The discrete metric on $\mathbb R $ is not induced by a norm

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Suppose it is possible, the norm of $1$ would have to be $1$ because $d(0,1)=1$ but then the norm of $2$ would have to be $2$ (since $||av||$ is equal to $|a|\cdot||v||$). This implies $d(0,2)=2$, a contradiction.

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burak kılıç
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burak kılıç

Updated on December 05, 2022

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  • burak kılıç
    burak kılıç 22 days

    Show that discrete metric on $\mathbb R$ i.e

    $d(x,y)=0$ if $x=y$ and $d(x,y)=1$ if $x\neq y$ cannot be derived from a norm.

    • mathcounterexamples.net
      mathcounterexamples.net about 6 years
      Same question than for your previous post... What have you tried? What are the axioms of a norm?
    • Henricus V.
      Henricus V. about 6 years
      This metric is not homogeneous.
    • burak kılıç
      burak kılıç about 6 years
      What would happen if you helped? if you can not help ,Do not answer unnecessarily.
    • Asinomás
      Asinomás about 6 years
      You should post your effort on a problem, when you ask questions in the future. Also, please use mathjax and proper titles when prasing questions.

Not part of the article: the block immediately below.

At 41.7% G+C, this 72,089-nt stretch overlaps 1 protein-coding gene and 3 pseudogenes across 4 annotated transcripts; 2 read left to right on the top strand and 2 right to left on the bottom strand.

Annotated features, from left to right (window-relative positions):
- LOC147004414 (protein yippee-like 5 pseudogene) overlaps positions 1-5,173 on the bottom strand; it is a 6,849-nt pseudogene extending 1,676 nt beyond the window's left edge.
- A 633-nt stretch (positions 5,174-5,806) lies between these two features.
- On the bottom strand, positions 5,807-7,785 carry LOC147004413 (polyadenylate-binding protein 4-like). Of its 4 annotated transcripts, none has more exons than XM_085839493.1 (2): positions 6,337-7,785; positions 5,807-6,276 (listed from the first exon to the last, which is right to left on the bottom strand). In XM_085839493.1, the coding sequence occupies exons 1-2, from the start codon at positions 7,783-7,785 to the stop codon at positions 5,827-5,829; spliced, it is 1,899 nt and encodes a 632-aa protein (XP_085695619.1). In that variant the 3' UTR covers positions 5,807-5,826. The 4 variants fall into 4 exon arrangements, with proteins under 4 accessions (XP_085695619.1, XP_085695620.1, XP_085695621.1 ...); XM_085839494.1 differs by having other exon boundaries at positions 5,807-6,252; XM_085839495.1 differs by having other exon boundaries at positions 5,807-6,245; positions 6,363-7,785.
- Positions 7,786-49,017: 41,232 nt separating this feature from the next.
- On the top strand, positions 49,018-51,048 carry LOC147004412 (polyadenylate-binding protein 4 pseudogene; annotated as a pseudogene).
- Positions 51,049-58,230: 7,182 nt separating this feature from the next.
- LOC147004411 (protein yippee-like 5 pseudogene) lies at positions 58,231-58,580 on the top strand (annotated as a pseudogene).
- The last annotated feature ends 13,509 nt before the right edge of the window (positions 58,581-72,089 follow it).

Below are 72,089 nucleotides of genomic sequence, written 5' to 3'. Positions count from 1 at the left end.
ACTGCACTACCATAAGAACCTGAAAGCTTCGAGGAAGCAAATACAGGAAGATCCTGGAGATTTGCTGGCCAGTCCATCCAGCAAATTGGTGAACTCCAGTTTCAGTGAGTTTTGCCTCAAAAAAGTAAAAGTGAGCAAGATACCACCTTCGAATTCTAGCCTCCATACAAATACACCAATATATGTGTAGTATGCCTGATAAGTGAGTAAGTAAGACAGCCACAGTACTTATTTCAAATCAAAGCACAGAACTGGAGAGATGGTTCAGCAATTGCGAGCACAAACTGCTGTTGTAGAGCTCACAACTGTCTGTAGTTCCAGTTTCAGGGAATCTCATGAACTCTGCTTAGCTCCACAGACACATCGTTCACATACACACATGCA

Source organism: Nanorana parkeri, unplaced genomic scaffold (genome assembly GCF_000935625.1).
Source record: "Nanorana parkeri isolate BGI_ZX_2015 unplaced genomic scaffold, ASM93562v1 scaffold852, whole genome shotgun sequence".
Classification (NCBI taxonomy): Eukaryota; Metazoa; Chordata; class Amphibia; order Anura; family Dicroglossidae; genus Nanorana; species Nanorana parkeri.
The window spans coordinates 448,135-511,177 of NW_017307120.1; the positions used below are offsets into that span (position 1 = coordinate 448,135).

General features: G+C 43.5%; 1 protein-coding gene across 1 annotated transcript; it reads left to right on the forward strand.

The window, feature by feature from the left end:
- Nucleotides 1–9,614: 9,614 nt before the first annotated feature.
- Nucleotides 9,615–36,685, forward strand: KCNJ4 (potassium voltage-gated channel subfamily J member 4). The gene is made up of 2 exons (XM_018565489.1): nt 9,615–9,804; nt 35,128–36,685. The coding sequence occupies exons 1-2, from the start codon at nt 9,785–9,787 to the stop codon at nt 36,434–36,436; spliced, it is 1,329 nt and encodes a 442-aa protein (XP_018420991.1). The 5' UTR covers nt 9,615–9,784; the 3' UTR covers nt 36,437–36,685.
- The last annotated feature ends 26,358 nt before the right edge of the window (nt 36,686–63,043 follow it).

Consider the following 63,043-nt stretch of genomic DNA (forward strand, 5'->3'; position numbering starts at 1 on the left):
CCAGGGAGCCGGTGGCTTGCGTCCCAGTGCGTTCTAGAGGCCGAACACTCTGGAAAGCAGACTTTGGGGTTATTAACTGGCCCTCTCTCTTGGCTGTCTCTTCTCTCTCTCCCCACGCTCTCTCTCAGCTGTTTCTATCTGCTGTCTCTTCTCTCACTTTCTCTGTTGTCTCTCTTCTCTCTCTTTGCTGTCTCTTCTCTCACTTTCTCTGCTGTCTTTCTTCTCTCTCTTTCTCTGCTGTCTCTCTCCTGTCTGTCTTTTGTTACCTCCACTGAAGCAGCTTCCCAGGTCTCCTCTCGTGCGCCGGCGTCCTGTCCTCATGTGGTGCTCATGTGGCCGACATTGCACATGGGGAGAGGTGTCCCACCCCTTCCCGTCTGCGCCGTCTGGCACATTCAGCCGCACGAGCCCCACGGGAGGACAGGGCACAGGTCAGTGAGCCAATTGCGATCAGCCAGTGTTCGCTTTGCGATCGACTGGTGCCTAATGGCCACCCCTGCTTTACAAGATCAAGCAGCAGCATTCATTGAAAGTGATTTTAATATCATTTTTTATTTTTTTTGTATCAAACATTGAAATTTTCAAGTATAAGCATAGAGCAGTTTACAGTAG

• burak kılıç
      burak kılıç about 6 years
      you right.I agree but first i have tried and I just started using this site
    • layman
      layman about 6 years
      First, you have to understand that if you have a norm $|| \cdot ||$, then how do you get a metric/distance function from it? Well, you subtract two elements! So the distance between elements $a$ and $b$ under the metric induced by the norm $|| \cdot ||$ is defined as $||a - b||$. You should verify that the function $d(a,b) := ||a - b||$ is actually a metric. Now that you understand how a norm induces/gives rise to a metric, you have to show that the metric $d(x,y) := \begin{cases} 1 & x \neq y \\ 0 & x = y \end{cases}$ is not induced by a norm.
    • layman
      layman about 6 years
      (cont.) Suppose that it were induced by a norm $|| \cdot ||$. Then we know $d(x,y) = ||x - y||$. But we also have $d(x,y) =1$ if $x \neq y$, and $0$ if $x = y$. Well, if $x = y$, $||x - y|| = 0$ by properties of a norm, so there's no problem there. But what if $x \neq y$? Then does $||x - y|| = 1$ always? No because we know that a norm satisfies for any real number $c$, $||u|| = |c| \cdot||u||$. So, take for example, $c = 2$. Then if $x \neq y$, we have $2x \neq 2y$, right?
    • layman
      layman about 6 years
      (cont.) But then $d(x,y) = 1$ and $d(2x,2y) = 1$. But if $d(x,y) = ||x-y||$, then we have $||x-y|| = 1$ and $||2x - 2y|| = 1$. But this means $||x - y|| = ||2x - 2y||$. But we can pull the $2$ out on the right hand side, giving $||x - y|| = 2||x - y||$. Dividing both sides by $||x-y||$ (which is nonzero since $x \neq y$ by assumption) gives $1 = 2$, which is a contradiction! Thus, the metric $d$ is not induced by a norm.
    • layman
      layman about 6 years
      Sorry, in my second to last comment, I wrote $||u|| = |c| \cdot ||u||$, but I should have written $||cu|| = |c| \cdot ||u||$.
    • Watson
      Watson about 6 years